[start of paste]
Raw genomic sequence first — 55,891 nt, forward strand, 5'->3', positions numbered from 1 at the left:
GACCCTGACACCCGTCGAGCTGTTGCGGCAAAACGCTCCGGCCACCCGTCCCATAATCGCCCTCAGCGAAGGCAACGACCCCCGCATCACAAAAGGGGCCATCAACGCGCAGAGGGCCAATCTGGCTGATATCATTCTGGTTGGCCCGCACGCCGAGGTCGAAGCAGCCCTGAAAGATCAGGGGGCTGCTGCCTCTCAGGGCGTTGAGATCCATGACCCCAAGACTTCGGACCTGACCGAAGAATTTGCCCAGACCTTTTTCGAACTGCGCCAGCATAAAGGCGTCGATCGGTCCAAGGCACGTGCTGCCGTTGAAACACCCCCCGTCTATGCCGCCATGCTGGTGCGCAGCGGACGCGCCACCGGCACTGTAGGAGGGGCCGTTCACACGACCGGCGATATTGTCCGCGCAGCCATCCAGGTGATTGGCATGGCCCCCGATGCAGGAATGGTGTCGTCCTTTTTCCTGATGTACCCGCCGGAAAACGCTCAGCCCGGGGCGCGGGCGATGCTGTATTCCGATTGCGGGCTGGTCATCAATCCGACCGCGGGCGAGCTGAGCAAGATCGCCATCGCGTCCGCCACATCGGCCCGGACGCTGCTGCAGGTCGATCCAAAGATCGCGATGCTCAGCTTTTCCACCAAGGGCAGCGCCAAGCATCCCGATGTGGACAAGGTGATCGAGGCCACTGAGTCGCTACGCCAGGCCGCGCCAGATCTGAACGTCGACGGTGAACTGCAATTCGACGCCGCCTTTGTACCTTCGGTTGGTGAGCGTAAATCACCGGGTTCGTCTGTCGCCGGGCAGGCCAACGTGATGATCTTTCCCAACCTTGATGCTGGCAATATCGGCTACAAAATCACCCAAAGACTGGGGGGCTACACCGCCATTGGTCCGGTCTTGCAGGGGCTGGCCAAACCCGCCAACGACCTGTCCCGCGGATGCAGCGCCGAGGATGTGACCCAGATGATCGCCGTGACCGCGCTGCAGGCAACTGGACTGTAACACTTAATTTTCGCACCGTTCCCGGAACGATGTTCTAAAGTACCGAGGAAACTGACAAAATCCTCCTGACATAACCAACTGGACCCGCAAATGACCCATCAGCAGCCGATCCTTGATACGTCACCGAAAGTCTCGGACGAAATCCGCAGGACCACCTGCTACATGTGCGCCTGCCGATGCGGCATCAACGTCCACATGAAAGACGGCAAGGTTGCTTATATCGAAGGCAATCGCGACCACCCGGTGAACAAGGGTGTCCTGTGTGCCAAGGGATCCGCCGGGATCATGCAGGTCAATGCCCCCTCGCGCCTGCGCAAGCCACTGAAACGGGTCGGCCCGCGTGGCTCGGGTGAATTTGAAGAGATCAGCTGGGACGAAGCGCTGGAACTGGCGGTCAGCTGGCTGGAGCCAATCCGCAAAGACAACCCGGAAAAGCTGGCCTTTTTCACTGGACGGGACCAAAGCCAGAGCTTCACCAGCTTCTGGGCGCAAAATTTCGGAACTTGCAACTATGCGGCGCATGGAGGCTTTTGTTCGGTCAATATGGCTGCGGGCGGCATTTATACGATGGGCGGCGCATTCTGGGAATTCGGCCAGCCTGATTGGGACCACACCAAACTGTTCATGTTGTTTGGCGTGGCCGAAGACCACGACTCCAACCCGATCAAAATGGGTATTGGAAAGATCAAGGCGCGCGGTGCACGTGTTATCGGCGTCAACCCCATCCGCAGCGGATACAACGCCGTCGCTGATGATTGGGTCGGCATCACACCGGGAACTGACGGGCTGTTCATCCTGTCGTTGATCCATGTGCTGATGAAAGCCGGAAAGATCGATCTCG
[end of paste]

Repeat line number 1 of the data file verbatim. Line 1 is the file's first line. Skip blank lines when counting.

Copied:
Raw genomic sequence first — 55,891 nt, forward strand, 5'->3', positions numbered from 1 at the left: